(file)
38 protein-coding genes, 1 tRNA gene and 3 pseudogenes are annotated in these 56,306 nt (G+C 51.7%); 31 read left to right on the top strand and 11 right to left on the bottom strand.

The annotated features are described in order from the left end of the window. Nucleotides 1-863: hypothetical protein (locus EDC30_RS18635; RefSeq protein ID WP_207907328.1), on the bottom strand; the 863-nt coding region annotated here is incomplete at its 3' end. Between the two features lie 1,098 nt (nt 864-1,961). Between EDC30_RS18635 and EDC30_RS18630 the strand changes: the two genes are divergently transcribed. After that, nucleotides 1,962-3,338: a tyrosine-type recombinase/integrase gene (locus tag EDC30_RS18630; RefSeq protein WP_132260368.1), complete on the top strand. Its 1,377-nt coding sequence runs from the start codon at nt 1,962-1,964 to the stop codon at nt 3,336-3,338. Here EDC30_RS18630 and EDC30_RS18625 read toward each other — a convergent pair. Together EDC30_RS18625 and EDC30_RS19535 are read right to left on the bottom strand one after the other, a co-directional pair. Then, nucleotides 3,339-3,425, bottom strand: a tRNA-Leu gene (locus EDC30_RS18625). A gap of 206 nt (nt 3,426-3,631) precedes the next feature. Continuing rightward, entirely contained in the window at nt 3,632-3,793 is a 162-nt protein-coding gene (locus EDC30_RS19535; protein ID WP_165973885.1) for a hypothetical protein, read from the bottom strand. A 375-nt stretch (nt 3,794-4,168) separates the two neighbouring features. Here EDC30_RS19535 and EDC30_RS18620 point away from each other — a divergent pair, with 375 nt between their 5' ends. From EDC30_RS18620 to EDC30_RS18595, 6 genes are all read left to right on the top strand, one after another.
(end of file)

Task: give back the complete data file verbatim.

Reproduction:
38 protein-coding genes, 1 tRNA gene and 3 pseudogenes are annotated in these 56,306 nt (G+C 51.7%); 31 read left to right on the top strand and 11 right to left on the bottom strand.

The annotated features are described in order from the left end of the window. Nucleotides 1-863: hypothetical protein (locus EDC30_RS18635; RefSeq protein ID WP_207907328.1), on the bottom strand; the 863-nt coding region annotated here is incomplete at its 3' end. Between the two features lie 1,098 nt (nt 864-1,961). Between EDC30_RS18635 and EDC30_RS18630 the strand changes: the two genes are divergently transcribed. After that, nucleotides 1,962-3,338: a tyrosine-type recombinase/integrase gene (locus tag EDC30_RS18630; RefSeq protein WP_132260368.1), complete on the top strand. Its 1,377-nt coding sequence runs from the start codon at nt 1,962-1,964 to the stop codon at nt 3,336-3,338. Here EDC30_RS18630 and EDC30_RS18625 read toward each other — a convergent pair. Together EDC30_RS18625 and EDC30_RS19535 are read right to left on the bottom strand one after the other, a co-directional pair. Then, nucleotides 3,339-3,425, bottom strand: a tRNA-Leu gene (locus EDC30_RS18625). A gap of 206 nt (nt 3,426-3,631) precedes the next feature. Continuing rightward, entirely contained in the window at nt 3,632-3,793 is a 162-nt protein-coding gene (locus EDC30_RS19535; protein ID WP_165973885.1) for a hypothetical protein, read from the bottom strand. A 375-nt stretch (nt 3,794-4,168) separates the two neighbouring features. Here EDC30_RS19535 and EDC30_RS18620 point away from each other — a divergent pair, with 375 nt between their 5' ends. From EDC30_RS18620 to EDC30_RS18595, 6 genes are all read left to right on the top strand, one after another.